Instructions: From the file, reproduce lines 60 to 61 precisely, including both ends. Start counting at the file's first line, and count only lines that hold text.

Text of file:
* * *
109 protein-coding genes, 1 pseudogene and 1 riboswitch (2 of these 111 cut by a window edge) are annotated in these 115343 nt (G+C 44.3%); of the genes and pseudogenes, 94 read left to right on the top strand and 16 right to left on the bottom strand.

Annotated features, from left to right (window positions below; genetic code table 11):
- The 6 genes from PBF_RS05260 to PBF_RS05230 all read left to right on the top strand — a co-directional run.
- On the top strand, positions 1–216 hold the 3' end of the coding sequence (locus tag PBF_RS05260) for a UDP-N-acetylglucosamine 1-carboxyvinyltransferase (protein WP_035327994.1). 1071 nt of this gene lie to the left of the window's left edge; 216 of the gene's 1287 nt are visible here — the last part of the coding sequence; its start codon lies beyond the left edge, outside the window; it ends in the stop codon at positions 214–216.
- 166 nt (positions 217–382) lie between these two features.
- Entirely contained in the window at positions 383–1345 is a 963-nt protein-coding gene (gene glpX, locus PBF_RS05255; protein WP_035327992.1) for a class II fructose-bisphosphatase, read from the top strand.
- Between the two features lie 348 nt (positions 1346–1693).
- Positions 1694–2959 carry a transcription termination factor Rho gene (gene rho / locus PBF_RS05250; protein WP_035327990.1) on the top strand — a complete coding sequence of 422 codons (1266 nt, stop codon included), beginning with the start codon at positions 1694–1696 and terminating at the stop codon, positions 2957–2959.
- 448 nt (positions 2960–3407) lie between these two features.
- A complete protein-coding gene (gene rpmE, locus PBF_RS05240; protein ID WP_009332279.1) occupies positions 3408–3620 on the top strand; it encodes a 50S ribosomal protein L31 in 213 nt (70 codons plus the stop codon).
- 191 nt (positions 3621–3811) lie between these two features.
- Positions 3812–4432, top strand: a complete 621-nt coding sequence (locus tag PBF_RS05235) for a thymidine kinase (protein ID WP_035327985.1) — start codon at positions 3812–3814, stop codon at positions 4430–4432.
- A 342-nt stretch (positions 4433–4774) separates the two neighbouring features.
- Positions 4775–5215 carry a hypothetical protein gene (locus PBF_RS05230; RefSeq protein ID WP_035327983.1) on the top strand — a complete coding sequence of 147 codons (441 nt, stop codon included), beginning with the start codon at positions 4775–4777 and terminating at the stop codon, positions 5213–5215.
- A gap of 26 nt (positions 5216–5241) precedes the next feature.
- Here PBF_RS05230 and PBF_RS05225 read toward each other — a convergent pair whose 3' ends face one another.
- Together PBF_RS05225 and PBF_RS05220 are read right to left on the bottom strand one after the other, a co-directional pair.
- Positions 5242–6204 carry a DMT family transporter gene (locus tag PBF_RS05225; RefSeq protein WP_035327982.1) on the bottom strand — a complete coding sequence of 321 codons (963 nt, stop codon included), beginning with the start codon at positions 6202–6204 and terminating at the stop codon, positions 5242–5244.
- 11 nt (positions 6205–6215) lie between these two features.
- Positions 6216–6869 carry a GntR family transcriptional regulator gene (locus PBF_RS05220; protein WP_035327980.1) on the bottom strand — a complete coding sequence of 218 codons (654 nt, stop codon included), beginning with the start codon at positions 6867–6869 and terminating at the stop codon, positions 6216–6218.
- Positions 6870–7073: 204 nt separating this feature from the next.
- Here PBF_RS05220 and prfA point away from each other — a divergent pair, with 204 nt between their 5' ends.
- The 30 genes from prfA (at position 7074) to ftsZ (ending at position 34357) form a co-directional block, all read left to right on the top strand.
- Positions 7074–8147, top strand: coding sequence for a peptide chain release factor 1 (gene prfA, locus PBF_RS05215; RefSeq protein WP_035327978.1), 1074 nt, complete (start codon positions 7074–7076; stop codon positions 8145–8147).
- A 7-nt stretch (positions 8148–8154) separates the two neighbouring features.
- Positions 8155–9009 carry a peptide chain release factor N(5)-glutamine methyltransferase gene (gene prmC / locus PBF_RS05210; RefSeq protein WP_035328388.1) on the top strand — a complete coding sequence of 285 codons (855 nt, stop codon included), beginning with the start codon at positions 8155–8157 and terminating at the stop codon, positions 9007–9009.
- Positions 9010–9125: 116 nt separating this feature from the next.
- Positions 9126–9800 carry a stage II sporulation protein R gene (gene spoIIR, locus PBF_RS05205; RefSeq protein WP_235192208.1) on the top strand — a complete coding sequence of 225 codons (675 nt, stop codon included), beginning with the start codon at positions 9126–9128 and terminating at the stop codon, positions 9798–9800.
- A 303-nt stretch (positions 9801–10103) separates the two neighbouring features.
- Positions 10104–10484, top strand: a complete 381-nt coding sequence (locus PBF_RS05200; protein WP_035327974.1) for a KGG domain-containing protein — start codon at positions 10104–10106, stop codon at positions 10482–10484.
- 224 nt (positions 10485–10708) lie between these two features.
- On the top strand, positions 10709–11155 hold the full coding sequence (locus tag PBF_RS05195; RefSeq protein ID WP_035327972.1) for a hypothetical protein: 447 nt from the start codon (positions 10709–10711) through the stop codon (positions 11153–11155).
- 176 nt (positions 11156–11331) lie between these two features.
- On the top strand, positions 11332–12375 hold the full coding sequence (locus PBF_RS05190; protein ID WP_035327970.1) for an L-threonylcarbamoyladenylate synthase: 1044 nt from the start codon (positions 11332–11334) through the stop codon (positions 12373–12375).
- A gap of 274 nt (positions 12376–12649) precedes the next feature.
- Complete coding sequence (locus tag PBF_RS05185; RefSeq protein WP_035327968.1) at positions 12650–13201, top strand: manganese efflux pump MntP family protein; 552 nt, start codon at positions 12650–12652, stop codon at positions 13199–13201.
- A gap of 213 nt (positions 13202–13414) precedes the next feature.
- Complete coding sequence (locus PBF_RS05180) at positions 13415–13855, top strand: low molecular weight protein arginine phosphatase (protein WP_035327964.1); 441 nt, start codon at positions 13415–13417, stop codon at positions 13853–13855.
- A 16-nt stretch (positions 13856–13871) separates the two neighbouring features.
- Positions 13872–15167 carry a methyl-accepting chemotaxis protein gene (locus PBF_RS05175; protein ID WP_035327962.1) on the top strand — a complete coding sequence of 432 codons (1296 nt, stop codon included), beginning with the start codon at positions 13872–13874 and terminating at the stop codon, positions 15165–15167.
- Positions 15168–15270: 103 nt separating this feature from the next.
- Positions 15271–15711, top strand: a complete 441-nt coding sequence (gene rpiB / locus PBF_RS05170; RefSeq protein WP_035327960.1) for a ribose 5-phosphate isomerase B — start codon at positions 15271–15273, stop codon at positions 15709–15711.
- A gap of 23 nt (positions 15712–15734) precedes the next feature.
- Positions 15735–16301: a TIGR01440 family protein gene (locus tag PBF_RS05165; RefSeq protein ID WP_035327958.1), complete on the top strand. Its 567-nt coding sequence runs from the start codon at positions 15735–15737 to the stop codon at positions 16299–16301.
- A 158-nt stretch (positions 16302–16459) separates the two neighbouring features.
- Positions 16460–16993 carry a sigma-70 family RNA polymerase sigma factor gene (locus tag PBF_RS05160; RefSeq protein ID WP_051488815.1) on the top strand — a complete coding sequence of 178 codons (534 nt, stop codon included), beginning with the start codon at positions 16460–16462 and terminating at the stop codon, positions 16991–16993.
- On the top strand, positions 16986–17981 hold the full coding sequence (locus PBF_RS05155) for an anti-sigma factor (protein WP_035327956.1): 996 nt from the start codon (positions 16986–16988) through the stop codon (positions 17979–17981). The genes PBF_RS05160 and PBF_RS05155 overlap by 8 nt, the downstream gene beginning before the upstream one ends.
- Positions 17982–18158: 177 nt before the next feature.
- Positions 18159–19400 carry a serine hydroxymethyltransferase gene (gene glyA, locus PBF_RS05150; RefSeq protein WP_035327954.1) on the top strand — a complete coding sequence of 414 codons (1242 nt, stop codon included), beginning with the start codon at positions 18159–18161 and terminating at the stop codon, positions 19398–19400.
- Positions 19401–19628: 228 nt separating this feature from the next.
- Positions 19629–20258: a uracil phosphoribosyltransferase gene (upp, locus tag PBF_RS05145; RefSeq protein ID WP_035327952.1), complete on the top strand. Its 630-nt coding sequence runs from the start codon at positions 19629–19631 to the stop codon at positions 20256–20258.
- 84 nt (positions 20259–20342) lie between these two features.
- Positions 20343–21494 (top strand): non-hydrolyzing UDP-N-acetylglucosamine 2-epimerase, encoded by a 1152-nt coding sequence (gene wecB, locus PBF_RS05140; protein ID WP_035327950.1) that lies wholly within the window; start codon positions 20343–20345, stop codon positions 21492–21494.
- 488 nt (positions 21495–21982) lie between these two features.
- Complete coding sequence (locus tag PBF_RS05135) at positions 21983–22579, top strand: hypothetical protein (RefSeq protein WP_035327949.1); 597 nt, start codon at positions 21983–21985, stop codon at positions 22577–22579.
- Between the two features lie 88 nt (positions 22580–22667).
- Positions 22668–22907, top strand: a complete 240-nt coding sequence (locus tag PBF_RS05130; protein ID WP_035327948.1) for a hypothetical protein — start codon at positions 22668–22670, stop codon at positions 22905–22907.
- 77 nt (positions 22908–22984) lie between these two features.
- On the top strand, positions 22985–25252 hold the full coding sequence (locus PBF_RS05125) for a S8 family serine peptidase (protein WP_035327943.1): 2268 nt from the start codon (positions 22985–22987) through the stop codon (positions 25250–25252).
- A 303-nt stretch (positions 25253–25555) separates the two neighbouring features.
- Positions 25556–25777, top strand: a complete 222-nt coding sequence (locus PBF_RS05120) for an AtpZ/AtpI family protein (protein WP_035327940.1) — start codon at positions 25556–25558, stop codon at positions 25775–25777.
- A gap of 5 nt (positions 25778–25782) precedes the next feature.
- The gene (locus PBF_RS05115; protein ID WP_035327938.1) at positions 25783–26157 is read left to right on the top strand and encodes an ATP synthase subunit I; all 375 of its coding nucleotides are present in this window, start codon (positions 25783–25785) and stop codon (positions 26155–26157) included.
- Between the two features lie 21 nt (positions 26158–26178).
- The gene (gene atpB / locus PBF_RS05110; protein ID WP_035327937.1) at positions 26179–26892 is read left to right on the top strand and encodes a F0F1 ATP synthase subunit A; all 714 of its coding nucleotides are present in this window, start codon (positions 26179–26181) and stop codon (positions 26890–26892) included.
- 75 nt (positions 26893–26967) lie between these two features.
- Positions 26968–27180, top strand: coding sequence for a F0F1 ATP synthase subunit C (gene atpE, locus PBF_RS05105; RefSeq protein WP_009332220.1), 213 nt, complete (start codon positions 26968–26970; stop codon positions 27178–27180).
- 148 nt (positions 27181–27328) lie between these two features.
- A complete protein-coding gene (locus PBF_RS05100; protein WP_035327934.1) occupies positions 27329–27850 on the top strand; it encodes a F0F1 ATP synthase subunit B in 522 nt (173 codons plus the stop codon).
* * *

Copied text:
- A 303-nt stretch (positions 25253–25555) separates the two neighbouring features.
- Positions 25556–25777, top strand: a complete 222-nt coding sequence (locus PBF_RS05120) for an AtpZ/AtpI family protein (protein WP_035327940.1) — start codon at positions 25556–25558, stop codon at positions 25775–25777.